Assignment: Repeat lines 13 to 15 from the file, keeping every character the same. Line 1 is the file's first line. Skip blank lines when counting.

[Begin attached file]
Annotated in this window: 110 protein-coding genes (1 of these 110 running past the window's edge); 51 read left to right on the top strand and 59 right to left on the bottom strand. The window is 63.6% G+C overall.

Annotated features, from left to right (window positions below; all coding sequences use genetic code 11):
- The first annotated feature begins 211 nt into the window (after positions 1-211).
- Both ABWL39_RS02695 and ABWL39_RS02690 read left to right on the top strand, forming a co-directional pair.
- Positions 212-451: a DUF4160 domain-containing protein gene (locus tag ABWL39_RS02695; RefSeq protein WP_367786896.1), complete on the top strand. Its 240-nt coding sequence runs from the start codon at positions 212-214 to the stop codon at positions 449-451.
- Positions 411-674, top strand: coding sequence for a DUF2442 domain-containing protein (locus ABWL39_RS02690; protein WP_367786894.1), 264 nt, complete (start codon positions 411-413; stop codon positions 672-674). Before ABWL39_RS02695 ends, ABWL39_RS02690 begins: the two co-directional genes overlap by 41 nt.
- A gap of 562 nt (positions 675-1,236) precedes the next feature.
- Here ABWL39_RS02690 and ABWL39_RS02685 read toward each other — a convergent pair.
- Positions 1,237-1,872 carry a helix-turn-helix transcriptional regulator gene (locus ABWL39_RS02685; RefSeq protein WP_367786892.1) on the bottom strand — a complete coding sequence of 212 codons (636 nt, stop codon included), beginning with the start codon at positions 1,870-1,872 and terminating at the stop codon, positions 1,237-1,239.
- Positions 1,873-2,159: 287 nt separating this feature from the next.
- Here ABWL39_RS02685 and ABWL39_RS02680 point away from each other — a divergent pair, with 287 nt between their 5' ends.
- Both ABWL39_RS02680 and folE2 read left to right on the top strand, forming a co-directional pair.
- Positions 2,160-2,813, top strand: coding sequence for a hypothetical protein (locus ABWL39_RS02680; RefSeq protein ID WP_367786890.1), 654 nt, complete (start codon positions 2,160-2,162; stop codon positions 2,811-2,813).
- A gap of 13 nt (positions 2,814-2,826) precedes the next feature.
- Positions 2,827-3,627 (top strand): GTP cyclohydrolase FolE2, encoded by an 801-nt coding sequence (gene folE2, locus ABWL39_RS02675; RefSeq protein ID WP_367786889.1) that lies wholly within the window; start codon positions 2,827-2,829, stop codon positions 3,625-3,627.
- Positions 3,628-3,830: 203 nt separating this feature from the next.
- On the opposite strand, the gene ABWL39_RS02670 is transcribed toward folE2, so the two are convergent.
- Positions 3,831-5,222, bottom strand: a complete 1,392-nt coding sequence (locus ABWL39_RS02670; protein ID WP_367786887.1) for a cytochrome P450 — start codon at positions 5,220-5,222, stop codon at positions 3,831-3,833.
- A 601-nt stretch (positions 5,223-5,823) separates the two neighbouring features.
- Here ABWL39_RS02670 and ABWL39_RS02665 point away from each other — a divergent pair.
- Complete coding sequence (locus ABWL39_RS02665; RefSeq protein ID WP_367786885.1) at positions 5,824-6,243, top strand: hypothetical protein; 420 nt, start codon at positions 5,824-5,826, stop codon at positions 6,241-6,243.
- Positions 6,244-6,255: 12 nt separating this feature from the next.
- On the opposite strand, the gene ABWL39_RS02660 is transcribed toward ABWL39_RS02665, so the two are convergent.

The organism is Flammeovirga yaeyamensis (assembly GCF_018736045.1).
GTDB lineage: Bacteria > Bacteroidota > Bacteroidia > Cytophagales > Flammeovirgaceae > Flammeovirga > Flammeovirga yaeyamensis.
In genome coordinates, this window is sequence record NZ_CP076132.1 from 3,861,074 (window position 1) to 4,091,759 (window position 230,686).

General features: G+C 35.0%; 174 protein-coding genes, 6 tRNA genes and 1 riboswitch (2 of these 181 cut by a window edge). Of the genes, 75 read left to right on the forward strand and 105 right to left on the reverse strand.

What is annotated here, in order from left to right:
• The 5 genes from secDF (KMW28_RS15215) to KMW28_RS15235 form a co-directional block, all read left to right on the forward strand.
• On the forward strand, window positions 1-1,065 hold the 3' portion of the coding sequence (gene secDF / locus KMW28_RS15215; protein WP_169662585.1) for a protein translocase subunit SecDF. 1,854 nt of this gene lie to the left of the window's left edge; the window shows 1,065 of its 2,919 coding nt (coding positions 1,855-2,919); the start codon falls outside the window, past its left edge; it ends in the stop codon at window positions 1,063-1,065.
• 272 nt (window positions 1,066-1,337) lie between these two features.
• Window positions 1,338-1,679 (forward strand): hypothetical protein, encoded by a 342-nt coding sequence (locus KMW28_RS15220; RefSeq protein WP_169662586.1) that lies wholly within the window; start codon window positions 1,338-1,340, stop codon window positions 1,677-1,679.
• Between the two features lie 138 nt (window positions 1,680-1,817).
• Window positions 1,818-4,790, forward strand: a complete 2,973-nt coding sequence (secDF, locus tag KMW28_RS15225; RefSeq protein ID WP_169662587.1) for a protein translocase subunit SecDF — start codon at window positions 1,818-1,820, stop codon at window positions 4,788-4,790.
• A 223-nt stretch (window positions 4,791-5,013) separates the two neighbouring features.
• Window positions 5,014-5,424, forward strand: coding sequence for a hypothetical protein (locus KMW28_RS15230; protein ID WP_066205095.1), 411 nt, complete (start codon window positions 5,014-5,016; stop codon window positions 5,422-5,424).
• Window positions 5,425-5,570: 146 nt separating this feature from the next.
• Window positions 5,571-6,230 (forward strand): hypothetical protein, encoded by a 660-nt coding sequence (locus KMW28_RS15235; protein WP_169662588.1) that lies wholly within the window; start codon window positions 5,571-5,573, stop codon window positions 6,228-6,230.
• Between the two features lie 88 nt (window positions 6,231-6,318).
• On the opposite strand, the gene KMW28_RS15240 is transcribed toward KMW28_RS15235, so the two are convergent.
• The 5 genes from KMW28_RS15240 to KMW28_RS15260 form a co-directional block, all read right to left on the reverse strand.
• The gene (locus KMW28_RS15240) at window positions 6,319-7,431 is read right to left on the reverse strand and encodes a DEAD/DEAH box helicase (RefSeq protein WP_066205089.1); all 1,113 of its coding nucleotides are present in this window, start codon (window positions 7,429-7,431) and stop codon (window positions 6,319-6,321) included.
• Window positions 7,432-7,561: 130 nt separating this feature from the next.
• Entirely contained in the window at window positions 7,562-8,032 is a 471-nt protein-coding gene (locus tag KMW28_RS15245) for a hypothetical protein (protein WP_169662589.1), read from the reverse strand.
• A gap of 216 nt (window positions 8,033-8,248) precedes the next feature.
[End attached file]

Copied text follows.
- Positions 2,160-2,813, top strand: coding sequence for a hypothetical protein (locus ABWL39_RS02680; RefSeq protein ID WP_367786890.1), 654 nt, complete (start codon positions 2,160-2,162; stop codon positions 2,811-2,813).
- A gap of 13 nt (positions 2,814-2,826) precedes the next feature.
- Positions 2,827-3,627 (top strand): GTP cyclohydrolase FolE2, encoded by an 801-nt coding sequence (gene folE2, locus ABWL39_RS02675; RefSeq protein ID WP_367786889.1) that lies wholly within the window; start codon positions 2,827-2,829, stop codon positions 3,625-3,627.